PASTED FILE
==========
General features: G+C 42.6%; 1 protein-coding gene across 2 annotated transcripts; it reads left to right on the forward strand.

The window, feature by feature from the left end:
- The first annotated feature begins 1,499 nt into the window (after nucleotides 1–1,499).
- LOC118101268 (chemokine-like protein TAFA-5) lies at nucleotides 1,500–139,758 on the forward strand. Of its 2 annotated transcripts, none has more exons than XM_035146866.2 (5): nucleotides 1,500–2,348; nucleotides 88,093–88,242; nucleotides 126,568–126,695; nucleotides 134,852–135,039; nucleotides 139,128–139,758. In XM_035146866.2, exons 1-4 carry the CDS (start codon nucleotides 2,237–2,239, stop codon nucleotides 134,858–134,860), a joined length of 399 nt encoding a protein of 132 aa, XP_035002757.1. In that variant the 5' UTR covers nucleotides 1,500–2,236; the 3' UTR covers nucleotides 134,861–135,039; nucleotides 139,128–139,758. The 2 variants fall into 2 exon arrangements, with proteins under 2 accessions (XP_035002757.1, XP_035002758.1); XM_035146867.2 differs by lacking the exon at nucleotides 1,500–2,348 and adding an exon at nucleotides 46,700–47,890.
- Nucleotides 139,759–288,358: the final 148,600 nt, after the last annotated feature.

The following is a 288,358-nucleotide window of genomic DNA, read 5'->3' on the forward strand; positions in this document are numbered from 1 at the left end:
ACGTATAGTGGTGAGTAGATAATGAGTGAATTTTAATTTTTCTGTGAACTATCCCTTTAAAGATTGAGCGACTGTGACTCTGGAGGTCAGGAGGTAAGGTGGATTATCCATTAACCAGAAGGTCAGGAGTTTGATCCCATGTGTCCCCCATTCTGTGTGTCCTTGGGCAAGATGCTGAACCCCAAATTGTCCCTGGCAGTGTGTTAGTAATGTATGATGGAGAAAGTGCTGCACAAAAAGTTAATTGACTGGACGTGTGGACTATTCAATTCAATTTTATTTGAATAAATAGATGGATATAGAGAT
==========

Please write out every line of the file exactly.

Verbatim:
General features: G+C 42.6%; 1 protein-coding gene across 2 annotated transcripts; it reads left to right on the forward strand.

The window, feature by feature from the left end:
- The first annotated feature begins 1,499 nt into the window (after nucleotides 1–1,499).
- LOC118101268 (chemokine-like protein TAFA-5) lies at nucleotides 1,500–139,758 on the forward strand. Of its 2 annotated transcripts, none has more exons than XM_035146866.2 (5): nucleotides 1,500–2,348; nucleotides 88,093–88,242; nucleotides 126,568–126,695; nucleotides 134,852–135,039; nucleotides 139,128–139,758. In XM_035146866.2, exons 1-4 carry the CDS (start codon nucleotides 2,237–2,239, stop codon nucleotides 134,858–134,860), a joined length of 399 nt encoding a protein of 132 aa, XP_035002757.1. In that variant the 5' UTR covers nucleotides 1,500–2,236; the 3' UTR covers nucleotides 134,861–135,039; nucleotides 139,128–139,758. The 2 variants fall into 2 exon arrangements, with proteins under 2 accessions (XP_035002757.1, XP_035002758.1); XM_035146867.2 differs by lacking the exon at nucleotides 1,500–2,348 and adding an exon at nucleotides 46,700–47,890.
- Nucleotides 139,759–288,358: the final 148,600 nt, after the last annotated feature.

The following is a 288,358-nucleotide window of genomic DNA, read 5'->3' on the forward strand; positions in this document are numbered from 1 at the left end:
ACGTATAGTGGTGAGTAGATAATGAGTGAATTTTAATTTTTCTGTGAACTATCCCTTTAAAGATTGAGCGACTGTGACTCTGGAGGTCAGGAGGTAAGGTGGATTATCCATTAACCAGAAGGTCAGGAGTTTGATCCCATGTGTCCCCCATTCTGTGTGTCCTTGGGCAAGATGCTGAACCCCAAATTGTCCCTGGCAGTGTGTTAGTAATGTATGATGGAGAAAGTGCTGCACAAAAAGTTAATTGACTGGACGTGTGGACTATTCAATTCAATTTTATTTGAATAAATAGATGGATATAGAGAT